What advice do you have for other moms trying to navigate work and motherhood?

I would say it’s okay to change your mind. I don’t know what I want for my future. I am not sure what next week will look like, let alone a year or five years from now. So I have to give myself space to make a decision today and say, “This is what I want my life to look like,” and then to change my mind in a week or six months. Parenting is always changing, you are always changing, and the environment is always changing, so don’t expect yourself to have everything figured out right now.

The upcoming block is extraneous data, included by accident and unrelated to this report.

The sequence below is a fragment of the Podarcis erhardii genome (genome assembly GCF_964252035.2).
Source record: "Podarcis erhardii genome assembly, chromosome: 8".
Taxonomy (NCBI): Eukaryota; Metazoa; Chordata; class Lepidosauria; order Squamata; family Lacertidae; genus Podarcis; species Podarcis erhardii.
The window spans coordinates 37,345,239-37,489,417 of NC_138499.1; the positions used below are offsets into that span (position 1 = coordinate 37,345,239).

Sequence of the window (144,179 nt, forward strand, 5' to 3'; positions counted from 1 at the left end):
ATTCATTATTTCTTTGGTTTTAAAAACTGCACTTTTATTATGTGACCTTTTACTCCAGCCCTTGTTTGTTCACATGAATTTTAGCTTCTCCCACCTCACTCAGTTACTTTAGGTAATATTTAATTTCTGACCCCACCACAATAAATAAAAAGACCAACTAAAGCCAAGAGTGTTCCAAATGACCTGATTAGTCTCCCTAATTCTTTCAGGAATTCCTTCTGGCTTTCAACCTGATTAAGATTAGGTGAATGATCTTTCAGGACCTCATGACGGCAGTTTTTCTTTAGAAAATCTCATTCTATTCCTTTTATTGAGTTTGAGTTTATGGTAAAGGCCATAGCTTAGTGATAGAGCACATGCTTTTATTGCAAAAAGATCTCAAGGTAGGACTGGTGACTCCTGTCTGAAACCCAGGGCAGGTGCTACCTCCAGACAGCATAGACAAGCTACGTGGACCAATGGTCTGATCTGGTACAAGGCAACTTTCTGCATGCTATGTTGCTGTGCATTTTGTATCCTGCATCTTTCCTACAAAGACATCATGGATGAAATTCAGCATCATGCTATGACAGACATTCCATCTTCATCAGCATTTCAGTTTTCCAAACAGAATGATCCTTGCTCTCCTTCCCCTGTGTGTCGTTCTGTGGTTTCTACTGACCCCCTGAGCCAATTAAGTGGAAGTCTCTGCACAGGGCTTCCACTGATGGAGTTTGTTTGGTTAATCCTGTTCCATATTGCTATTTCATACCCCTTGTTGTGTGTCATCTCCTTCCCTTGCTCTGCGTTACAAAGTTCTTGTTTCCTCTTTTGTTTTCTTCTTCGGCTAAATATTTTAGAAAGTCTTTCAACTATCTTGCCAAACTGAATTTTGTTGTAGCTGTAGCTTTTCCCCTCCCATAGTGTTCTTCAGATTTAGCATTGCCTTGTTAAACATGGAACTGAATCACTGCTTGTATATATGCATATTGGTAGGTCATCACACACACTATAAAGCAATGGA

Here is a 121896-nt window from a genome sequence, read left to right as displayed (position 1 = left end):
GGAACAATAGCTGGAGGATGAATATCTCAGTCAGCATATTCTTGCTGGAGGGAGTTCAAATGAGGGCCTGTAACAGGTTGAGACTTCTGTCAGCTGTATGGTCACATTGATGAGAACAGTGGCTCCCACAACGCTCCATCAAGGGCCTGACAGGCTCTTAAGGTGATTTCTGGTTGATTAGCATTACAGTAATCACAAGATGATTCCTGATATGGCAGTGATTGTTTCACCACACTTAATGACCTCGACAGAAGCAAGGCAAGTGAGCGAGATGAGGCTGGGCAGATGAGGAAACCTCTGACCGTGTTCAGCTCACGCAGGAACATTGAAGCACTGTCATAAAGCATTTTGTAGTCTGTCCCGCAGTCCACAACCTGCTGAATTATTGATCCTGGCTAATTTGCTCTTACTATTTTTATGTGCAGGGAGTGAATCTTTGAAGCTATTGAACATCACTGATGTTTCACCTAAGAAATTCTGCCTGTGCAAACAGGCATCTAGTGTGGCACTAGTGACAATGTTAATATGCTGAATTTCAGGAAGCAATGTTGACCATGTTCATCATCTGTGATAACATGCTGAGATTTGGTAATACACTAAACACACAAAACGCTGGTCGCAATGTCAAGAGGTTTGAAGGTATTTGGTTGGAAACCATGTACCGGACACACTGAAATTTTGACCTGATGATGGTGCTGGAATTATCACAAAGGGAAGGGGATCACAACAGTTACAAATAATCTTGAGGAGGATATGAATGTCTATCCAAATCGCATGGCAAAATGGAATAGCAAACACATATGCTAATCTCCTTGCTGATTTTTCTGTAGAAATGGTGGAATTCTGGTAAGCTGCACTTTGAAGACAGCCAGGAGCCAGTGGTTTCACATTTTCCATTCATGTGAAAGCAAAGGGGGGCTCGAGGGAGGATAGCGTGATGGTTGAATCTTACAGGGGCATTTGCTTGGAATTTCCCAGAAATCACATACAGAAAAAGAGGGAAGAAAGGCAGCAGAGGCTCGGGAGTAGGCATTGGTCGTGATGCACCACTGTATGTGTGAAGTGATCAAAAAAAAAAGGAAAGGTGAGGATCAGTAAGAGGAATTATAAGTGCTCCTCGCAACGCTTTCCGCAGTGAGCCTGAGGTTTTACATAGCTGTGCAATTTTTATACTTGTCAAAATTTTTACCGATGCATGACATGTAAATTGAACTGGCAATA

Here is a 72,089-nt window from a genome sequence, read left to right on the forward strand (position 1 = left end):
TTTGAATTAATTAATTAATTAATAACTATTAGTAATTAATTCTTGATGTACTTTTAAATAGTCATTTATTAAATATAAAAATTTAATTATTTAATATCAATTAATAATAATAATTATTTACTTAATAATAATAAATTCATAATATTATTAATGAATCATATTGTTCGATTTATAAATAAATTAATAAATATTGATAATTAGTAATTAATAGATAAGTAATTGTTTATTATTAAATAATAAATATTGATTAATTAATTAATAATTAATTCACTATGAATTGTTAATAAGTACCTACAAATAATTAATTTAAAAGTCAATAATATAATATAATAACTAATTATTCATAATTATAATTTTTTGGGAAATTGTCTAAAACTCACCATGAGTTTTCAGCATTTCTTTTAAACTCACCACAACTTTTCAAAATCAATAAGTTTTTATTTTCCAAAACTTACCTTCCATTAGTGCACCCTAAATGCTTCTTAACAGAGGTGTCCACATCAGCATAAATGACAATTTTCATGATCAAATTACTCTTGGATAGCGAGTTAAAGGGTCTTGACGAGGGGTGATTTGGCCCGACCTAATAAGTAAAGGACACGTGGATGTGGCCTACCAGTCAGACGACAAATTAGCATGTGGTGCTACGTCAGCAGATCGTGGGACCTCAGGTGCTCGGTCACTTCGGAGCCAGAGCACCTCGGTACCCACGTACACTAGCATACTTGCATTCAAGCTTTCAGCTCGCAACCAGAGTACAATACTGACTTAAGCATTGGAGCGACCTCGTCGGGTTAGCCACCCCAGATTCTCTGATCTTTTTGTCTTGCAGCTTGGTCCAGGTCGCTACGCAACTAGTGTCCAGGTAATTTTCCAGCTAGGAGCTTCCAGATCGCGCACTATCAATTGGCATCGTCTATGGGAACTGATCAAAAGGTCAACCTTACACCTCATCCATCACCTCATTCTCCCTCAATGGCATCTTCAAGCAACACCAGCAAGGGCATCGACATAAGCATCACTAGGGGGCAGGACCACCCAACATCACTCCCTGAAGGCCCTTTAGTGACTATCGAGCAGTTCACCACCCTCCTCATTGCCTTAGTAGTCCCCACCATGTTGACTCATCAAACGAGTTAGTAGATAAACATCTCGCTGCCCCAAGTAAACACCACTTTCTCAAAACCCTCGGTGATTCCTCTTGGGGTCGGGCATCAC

I’d also say don’t be afraid to speak up about what you need! When I first had my baby, especially as a law student, I felt so intimidated and isolated and different. I really struggled to speak up about what I needed. But over time, I realized that in advocating for myself I was also advocating for my daughter and my family. And, in general, people have responded really well to my efforts to be open about my family and what my boundaries are. You deserve happiness!

Editing credential to Bethany Bartholomew.

Leave a Comment

Your email address will not be published. Required fields are marked *